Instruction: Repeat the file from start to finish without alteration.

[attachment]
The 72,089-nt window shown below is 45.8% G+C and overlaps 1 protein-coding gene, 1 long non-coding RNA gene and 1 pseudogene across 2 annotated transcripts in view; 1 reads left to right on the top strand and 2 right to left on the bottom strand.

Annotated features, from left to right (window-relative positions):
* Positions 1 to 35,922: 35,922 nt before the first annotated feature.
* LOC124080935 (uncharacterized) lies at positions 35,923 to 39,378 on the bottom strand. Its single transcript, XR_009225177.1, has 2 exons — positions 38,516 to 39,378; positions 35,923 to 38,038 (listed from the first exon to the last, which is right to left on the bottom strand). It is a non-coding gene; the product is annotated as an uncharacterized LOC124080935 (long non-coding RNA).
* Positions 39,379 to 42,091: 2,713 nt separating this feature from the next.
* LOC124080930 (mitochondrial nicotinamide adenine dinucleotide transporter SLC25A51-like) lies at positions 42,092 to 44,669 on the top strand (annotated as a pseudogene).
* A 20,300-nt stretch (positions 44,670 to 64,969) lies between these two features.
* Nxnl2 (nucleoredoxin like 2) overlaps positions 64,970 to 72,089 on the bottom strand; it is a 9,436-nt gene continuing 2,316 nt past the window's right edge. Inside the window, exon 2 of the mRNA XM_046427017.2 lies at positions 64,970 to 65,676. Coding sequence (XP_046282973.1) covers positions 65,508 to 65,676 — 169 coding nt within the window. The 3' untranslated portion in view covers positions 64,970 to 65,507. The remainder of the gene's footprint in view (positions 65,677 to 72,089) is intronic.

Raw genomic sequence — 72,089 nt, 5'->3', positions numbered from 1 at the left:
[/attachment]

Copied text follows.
The 72,089-nt window shown below is 45.8% G+C and overlaps 1 protein-coding gene, 1 long non-coding RNA gene and 1 pseudogene across 2 annotated transcripts in view; 1 reads left to right on the top strand and 2 right to left on the bottom strand.

Annotated features, from left to right (window-relative positions):
* Positions 1 to 35,922: 35,922 nt before the first annotated feature.
* LOC124080935 (uncharacterized) lies at positions 35,923 to 39,378 on the bottom strand. Its single transcript, XR_009225177.1, has 2 exons — positions 38,516 to 39,378; positions 35,923 to 38,038 (listed from the first exon to the last, which is right to left on the bottom strand). It is a non-coding gene; the product is annotated as an uncharacterized LOC124080935 (long non-coding RNA).
* Positions 39,379 to 42,091: 2,713 nt separating this feature from the next.
* LOC124080930 (mitochondrial nicotinamide adenine dinucleotide transporter SLC25A51-like) lies at positions 42,092 to 44,669 on the top strand (annotated as a pseudogene).
* A 20,300-nt stretch (positions 44,670 to 64,969) lies between these two features.
* Nxnl2 (nucleoredoxin like 2) overlaps positions 64,970 to 72,089 on the bottom strand; it is a 9,436-nt gene continuing 2,316 nt past the window's right edge. Inside the window, exon 2 of the mRNA XM_046427017.2 lies at positions 64,970 to 65,676. Coding sequence (XP_046282973.1) covers positions 65,508 to 65,676 — 169 coding nt within the window. The 3' untranslated portion in view covers positions 64,970 to 65,507. The remainder of the gene's footprint in view (positions 65,677 to 72,089) is intronic.

Raw genomic sequence — 72,089 nt, 5'->3', positions numbered from 1 at the left: